• It has been provided under Regulation 51 ICDR,2018 that the merchant banker is responsible for publishing an advertisement in a popular national daily in English language and one in the local language of the region where the issuer�s office is situated wherein all the details as to the subscription, the percentage and the basis of allotment, etc. is given. Such an advertisement is also to be made available on the website of the concerned stock exchange.
  • It is further provided by Regulation 53 ICDR, 2018 that it is the responsibility of the merchant banker to assure the banker about refunding the money in case of non allotment or to provide the money to the issuer of securities in case of allotted securities. This is done via listing copy and trade approvals. And that the merchant should ensure that amount to be provided to the issuer of securities with respect to the allotted securities is duly provided to such issuer in accordance with Section 40(3) of the Companies Act, 2013.

Post Issue Report

It has been provided under Regulation 55 ICDR, 2018 that within 7 days of the final allotment of the securities or in case of non allotment, within 7 days of the refund of the amount to the investors, the merchant has to mandatorily submit to the SEBI a final post issue report besides a certificate of exercise of due diligence by such merchant banker.
The report has to be filed in accordance with Part A of Schedule 17 and the certificate of due diligence has to be filed in accordance with Form F of the Schedule V of the ICDR, 2018 regulations.

Sebi (Merchant) Regulation, 1992

These regulations were amended in 2017, they inter alia provide for various obligations on the part of a merchant banker, the compliance with these obligations also facilitates and improve to a large extent the process of a public issue by maintaining the quality and the credibility of a merchant banker who is later on appointed by the issuer of securities as a lead manager in accordance with the ICDR, Regulations, 2018 as already discussed above.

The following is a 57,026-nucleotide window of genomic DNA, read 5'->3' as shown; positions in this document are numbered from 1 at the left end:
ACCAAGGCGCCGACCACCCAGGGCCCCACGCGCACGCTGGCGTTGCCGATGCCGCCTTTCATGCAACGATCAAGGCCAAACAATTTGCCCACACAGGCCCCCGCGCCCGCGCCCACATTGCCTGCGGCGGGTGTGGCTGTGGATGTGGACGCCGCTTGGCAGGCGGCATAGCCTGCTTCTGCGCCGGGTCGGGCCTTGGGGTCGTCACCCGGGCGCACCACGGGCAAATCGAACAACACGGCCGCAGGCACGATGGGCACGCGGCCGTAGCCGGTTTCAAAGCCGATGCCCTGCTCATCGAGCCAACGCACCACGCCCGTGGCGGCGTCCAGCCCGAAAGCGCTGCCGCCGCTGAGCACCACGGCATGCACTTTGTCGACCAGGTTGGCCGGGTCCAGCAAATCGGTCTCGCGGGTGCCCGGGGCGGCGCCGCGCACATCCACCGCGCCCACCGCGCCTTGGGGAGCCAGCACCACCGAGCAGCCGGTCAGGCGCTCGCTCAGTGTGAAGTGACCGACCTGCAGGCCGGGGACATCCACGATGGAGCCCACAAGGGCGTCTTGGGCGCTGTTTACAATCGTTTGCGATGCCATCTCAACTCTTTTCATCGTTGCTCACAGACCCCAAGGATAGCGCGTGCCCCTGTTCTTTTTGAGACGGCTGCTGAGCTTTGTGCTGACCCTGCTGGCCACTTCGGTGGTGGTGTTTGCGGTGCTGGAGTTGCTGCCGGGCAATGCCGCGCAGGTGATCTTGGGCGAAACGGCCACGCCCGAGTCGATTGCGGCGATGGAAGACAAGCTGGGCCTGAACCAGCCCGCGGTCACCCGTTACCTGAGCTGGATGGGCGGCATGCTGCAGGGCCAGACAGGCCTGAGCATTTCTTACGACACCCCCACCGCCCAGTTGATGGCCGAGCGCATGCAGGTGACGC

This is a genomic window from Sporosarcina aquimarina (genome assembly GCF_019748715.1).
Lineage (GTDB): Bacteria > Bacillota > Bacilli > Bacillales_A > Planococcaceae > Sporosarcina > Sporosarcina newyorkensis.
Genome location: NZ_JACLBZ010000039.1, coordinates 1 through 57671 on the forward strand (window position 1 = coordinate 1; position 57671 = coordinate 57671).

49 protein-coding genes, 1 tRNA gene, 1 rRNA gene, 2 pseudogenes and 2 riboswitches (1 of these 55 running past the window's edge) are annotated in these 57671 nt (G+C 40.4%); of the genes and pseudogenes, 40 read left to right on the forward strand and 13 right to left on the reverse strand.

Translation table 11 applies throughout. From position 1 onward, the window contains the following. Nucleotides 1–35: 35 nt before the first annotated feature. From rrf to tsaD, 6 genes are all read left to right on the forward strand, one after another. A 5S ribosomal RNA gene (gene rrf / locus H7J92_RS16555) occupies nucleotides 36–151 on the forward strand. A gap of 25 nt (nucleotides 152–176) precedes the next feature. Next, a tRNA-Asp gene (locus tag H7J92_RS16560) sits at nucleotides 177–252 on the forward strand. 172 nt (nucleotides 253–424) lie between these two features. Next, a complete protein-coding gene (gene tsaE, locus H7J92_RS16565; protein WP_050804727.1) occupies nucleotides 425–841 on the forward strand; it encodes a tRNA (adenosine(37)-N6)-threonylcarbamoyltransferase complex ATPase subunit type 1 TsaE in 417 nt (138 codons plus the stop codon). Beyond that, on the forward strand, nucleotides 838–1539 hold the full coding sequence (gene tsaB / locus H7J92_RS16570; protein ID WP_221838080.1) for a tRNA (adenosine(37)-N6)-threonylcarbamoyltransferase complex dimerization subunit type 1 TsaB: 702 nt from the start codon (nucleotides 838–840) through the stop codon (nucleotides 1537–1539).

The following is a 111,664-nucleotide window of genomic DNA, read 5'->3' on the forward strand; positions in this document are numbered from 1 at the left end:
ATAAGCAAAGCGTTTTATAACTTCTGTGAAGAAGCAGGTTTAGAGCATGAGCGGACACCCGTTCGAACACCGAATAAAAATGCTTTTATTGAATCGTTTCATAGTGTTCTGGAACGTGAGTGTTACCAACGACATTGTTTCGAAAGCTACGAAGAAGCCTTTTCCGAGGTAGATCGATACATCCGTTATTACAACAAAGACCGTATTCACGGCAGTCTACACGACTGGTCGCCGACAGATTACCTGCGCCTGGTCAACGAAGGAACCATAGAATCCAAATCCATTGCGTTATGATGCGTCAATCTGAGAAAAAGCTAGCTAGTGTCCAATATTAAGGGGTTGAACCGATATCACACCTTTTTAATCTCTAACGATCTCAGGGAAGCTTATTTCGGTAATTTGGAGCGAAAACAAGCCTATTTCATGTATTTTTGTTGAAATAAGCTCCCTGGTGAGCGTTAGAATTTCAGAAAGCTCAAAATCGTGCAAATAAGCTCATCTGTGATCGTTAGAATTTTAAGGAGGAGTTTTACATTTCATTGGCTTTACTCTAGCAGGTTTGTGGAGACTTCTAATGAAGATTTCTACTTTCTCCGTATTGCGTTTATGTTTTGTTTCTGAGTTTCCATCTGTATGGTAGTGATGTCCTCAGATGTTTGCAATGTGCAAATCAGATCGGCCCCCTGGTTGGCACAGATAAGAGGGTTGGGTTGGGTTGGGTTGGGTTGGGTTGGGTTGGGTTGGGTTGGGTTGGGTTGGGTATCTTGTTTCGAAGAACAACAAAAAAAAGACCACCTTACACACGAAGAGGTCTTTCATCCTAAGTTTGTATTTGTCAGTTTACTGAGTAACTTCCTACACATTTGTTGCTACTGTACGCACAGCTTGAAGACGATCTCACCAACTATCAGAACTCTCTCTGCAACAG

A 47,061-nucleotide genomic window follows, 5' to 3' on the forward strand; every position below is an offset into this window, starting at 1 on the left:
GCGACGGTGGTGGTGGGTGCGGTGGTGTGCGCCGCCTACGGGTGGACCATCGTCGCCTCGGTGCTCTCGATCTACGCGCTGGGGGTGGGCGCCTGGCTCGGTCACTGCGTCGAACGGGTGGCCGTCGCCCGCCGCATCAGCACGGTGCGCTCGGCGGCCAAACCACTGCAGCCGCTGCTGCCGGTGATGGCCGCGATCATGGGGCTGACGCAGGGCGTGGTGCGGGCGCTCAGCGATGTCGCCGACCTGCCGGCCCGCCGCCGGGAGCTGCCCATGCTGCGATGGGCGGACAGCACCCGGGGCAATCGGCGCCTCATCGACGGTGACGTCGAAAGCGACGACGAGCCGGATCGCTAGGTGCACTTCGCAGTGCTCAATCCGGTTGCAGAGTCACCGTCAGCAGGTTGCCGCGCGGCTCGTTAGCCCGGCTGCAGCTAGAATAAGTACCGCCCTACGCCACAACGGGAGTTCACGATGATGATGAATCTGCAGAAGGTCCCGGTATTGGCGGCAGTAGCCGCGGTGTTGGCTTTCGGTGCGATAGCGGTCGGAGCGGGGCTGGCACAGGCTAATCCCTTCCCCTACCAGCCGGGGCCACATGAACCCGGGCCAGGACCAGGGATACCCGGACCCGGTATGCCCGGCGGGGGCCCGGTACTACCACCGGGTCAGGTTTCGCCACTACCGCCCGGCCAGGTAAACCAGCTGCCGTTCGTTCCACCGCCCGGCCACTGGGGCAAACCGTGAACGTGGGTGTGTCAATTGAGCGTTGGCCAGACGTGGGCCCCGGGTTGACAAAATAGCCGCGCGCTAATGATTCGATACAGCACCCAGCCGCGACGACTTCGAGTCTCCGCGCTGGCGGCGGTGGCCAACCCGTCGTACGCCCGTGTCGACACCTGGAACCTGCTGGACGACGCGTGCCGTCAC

The following are some major obligations upon a merchant banker under the 1992 Regulations:
  • Regulation 13A expressly prohibits merchant bankers, subject to certain conditions stipulated therein to engage in any business except that of the securities. However, all the public financial institutions are exempted therefrom. This exclusion from carrying on any other business leads to specializing merchant bankers in the securities market and therefore leads to better management of public issues.
  • It is provided under regulation 22 that every merchant banker who is appointed as a lead manager in any issue of securities should mandatorily undertake the underwriting obligation to the extent of 5% of the total underwritings or up to 5 lakh rupees, whichever is less
  • Regulation 20 prohibits the merchant bankers from involving in the issuance of any securities unless the role and responsibilities of such merchant banker have been categorically ascertained and the same is conveyed to the SEBI in form of a statement of such ascertained roles and responsibilities not less than a month prior to the date of issuance of subscription of the securities

    The regulations also ensure that in order to protect the investors the impartiality and independence of a merchant banker, acting as manager of a public issue is maintained. For this purpose the regulations contain the following provisions
  • It is provided under regulation 21A that no merchant banker shall engage himself in managing the issuance of securities or in any other work done by virtue of the regulations of SEBI if such merchant banker is either a promoter or director or is an associate of any person who is either issuing the securities for public subscription or is any manner offering to sell or to buy such securities.
  • Regulation 27 further provides that if any merchant banker has acquired any of the securities of the issuer where such merchant banker is also acting as a manager to issue of such securities, he shall intimate the SEBI about any such transaction of acquisition of securities in 15 days from the date on which the transaction took place.
  • Regulation 14 provides an obligation on merchant bankers to keep and maintain the records and books provided for therein, this includes a statement of profiting and loss, balance sheet, auditor�s report, a dossier of documents pertaining to the exercise of due diligence at various stages of public issue. Furthermore, regulation 28 casts an obligation upon every merchant banker to appraise the SEBI about his duties and responsibility in the management of any public issue, the identity of corporates whose issue has been previously managed by him, information regarding his role as an underwriter, consultant, etc.

  1. SEBI (Issue of Capital and Disclosure Requirements) Regulations, 2018 available at -
  2. SEBI (Merchant Bankers) Regulations, 1992 (as amended as of March 06, 2017) available at -
  3. The Companies Act, 2013
  4. Securities Contracts (Regulation) Act, 1956